Think of the top teams you’ve known that have had the greatest impact. Did their value come from the meetings they conducted and the decisions they made together? Or did it derive from something else? Analysis of informal networks offers a potent leadership model for the C-suite: Make top teams the hub of the enterprise, and watch performance improve. ( An excerpt from an article by Rob Cross & Jon Kaizenbach from Startegy+Business).
In most companies, the phrase top team is a misnomer. Senior executives throughout the company may clamor for a seat on the leadership committee because that is where the key strategic decisions are supposedly made. But in actuality, the group rarely conducts its work in unison, as a deliberative body or a source of command. Instead, its power comes from its members’ informal and social networks, their determination to make the most of those connections, and their ability to work well in subgroups formed to address specific issues. The most effective top teams are those that recognize this reality and explicitly set themselves up to function as the senior hub of the enterprise.
Organizations that want to improve the effectiveness of their top team — and therefore the performance of the full organization — need to start by recognizing the true source of the top team’s value. They need to develop the kind of team in which each member is a recognized informal representative of larger networks of alliances; in which the top team knits together the collective expertise and accountability of a much broader group of people than the executives in the room; and in which subgroups can resolve issues and make rapid, incisive decisions that gain the commitment of the full senior leadership group, and the organization as a whole.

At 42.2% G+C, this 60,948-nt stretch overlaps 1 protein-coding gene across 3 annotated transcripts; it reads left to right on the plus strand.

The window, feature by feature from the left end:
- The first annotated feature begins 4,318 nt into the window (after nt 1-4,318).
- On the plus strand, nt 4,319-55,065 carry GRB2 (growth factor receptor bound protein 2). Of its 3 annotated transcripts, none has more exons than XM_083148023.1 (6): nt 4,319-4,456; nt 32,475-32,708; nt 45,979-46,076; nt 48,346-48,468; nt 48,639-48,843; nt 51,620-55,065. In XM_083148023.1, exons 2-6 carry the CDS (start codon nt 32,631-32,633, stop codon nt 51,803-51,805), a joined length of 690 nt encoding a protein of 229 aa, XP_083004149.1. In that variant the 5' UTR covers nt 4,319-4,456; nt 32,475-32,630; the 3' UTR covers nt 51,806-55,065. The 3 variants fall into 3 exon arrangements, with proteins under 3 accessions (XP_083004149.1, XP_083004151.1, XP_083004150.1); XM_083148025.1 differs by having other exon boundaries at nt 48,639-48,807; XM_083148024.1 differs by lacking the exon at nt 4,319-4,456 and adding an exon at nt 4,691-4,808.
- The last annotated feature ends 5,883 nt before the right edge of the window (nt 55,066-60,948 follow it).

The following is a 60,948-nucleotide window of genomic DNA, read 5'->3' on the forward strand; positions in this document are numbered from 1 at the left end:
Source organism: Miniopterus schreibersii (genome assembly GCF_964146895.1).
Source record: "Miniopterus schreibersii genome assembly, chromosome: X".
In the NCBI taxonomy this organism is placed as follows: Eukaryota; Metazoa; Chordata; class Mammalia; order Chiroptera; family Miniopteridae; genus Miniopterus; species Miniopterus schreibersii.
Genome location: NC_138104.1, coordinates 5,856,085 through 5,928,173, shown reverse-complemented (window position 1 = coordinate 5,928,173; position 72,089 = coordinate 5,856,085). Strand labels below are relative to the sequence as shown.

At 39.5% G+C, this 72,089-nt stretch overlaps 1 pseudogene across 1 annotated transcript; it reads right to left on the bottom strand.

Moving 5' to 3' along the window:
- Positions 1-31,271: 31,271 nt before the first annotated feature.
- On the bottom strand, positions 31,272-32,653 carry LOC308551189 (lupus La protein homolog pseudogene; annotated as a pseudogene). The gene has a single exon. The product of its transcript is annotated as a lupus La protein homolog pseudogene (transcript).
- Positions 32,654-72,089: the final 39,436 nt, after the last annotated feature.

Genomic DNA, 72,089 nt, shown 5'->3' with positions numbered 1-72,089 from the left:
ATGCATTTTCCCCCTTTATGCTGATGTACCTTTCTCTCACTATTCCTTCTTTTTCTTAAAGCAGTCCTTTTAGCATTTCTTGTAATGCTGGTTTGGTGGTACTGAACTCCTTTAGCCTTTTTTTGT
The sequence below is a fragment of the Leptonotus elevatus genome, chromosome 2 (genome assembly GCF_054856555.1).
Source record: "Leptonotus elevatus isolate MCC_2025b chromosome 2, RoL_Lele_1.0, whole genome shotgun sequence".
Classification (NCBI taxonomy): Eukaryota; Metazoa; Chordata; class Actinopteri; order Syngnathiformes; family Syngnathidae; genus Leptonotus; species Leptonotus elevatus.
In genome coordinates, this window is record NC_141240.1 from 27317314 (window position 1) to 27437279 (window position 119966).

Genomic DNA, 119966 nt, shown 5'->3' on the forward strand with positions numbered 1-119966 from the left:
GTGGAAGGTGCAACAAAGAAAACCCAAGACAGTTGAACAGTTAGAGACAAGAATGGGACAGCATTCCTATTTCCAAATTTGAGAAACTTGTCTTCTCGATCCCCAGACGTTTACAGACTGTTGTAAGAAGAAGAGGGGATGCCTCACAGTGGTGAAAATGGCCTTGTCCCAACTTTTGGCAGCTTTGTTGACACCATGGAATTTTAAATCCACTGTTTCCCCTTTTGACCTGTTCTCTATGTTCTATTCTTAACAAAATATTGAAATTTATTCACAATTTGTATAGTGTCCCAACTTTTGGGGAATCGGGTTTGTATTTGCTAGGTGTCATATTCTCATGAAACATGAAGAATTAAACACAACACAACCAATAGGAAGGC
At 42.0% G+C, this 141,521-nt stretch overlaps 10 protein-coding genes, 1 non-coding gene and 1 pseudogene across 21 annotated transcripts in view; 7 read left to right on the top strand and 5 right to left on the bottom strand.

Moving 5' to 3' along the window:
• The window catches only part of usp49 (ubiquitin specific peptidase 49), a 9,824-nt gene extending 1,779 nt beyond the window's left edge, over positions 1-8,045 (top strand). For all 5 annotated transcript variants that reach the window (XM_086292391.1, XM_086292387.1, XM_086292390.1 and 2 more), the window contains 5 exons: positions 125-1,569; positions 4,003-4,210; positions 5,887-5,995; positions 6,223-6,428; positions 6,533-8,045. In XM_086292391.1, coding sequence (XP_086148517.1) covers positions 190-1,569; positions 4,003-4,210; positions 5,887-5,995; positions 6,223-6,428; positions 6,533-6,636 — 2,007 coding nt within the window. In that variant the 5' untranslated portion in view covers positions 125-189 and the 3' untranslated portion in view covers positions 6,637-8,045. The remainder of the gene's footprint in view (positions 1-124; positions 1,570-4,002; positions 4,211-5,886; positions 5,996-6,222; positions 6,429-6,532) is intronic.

One source of this insight is social network analysis, the mapping and mathematical study of informal links in an organization, gathered through surveys and logs of meetings, phone calls, and e-mails over time. These analyses consistently show that as much as 90 percent of the information that the most senior executives of a company receive and take action on comes through their informal networks, and not from formal reports or databases.
If you’re interested in shifting the operating model of your company’s top team this way, there are three particularly good places to start:
1. Rather than focusing on improving the senior group’s interactions as a whole, design a group of smaller, more focused subgroups, drawing in others from around the company as needed.
2. Invest in the quality of links between top team members and the rest of the company.
3. Recognize that conflicts among top executives are often driven or exacerbated by broader tensions in the network, and deal with them at the constituent level first.